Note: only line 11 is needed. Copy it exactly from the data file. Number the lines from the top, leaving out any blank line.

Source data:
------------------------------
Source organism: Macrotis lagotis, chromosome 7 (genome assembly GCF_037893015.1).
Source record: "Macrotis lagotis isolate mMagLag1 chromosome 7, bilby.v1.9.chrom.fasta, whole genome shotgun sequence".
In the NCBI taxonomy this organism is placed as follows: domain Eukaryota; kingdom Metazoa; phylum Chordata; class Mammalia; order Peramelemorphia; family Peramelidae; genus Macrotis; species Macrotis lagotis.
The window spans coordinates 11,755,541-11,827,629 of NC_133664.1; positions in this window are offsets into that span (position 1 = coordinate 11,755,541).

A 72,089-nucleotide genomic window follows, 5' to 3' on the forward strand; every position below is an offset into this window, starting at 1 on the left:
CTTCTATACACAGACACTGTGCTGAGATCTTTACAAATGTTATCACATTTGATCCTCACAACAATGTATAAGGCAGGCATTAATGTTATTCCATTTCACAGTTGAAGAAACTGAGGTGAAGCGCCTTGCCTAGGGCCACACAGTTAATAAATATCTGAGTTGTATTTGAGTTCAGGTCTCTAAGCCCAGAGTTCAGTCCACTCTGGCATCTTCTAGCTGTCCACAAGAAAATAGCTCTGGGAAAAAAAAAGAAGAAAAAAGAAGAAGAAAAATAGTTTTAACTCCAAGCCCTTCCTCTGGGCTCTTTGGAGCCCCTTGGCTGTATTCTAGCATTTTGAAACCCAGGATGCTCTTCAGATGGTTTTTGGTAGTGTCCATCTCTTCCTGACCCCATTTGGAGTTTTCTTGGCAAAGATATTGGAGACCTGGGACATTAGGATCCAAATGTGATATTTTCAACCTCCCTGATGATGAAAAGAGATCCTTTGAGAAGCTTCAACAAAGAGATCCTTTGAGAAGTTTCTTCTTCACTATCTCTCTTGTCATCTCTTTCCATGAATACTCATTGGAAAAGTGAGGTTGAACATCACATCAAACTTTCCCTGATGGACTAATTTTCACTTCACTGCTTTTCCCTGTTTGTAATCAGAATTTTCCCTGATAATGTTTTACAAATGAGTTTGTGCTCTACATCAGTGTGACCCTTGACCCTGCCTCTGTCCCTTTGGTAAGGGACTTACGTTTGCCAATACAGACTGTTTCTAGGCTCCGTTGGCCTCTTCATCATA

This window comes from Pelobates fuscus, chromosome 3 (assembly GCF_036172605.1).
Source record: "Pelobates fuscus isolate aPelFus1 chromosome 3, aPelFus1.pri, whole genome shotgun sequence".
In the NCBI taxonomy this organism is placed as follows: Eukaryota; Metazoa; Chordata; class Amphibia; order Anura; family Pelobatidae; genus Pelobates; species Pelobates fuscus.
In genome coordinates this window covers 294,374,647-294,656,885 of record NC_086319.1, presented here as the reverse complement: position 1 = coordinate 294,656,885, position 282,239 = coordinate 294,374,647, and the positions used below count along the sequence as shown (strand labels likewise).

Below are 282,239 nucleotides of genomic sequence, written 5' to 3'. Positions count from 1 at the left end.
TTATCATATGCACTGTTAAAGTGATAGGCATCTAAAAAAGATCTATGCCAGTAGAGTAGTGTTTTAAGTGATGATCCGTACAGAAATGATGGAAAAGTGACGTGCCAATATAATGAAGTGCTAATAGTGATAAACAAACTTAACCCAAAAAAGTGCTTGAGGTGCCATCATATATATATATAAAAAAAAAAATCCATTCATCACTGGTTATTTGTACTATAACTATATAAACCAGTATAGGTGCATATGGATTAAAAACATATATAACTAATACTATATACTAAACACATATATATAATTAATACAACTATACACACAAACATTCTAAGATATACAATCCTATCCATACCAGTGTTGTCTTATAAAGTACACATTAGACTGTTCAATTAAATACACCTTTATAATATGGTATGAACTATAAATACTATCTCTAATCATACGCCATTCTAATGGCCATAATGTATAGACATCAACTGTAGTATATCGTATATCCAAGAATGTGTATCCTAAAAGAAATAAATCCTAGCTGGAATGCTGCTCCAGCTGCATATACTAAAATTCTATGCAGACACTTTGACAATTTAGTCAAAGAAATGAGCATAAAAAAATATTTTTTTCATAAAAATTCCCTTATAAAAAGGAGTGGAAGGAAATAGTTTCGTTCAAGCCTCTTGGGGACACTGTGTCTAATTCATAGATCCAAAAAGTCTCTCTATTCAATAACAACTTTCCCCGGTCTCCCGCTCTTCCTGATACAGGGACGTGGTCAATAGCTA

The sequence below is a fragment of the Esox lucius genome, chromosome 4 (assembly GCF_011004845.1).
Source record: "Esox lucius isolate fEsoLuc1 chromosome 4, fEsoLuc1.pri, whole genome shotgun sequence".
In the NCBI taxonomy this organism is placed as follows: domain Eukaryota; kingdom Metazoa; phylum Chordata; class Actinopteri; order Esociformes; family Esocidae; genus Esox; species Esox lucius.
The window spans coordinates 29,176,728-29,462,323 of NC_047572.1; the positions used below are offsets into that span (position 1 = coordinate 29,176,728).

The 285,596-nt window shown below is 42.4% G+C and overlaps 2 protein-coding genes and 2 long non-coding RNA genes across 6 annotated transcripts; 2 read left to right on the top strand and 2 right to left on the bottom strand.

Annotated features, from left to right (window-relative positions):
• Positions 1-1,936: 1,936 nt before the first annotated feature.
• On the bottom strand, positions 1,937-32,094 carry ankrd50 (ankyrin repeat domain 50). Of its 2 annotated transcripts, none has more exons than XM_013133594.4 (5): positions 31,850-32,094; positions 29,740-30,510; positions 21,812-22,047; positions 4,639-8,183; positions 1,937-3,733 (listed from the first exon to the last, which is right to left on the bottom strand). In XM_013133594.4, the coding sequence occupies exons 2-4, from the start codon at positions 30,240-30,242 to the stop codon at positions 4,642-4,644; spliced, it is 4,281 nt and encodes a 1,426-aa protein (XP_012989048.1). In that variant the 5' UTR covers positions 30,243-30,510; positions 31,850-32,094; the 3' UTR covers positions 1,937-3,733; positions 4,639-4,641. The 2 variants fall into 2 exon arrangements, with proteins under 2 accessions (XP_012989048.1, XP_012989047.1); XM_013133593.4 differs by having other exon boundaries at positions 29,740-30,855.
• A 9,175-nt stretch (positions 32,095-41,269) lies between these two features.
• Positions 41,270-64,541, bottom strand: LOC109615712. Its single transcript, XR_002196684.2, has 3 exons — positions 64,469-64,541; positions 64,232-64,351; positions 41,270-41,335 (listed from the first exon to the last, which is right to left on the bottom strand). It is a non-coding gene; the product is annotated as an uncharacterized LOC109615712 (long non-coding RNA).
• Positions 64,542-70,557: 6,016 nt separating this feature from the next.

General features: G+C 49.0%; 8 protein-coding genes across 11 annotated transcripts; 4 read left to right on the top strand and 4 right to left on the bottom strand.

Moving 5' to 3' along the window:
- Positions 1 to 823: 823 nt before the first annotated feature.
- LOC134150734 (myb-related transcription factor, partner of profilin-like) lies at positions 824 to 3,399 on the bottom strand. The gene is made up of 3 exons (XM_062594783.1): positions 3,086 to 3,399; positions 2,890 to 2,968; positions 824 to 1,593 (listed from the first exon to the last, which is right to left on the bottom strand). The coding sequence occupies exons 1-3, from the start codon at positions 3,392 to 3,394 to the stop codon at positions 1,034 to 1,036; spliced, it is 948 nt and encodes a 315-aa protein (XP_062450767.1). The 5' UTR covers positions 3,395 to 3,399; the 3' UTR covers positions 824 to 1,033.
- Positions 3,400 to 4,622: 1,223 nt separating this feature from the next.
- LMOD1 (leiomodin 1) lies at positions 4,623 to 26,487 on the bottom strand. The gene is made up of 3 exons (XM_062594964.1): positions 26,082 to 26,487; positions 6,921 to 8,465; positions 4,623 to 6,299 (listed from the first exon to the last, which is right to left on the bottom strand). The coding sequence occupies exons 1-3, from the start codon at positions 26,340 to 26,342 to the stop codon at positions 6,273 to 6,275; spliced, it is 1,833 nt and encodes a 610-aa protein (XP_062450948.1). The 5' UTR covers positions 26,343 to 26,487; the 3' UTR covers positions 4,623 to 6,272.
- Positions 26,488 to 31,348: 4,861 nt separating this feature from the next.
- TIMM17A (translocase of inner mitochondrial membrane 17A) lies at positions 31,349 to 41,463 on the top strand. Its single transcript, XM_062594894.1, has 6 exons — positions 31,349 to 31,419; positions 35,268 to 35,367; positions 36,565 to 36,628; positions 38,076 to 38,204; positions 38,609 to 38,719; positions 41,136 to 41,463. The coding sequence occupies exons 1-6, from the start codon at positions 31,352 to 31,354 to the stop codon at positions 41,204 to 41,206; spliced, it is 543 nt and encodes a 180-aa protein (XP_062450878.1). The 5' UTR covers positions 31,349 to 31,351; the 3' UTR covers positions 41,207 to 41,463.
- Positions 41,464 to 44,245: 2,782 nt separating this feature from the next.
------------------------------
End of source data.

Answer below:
Below are 282,239 nucleotides of genomic sequence, written 5' to 3'. Positions count from 1 at the left end.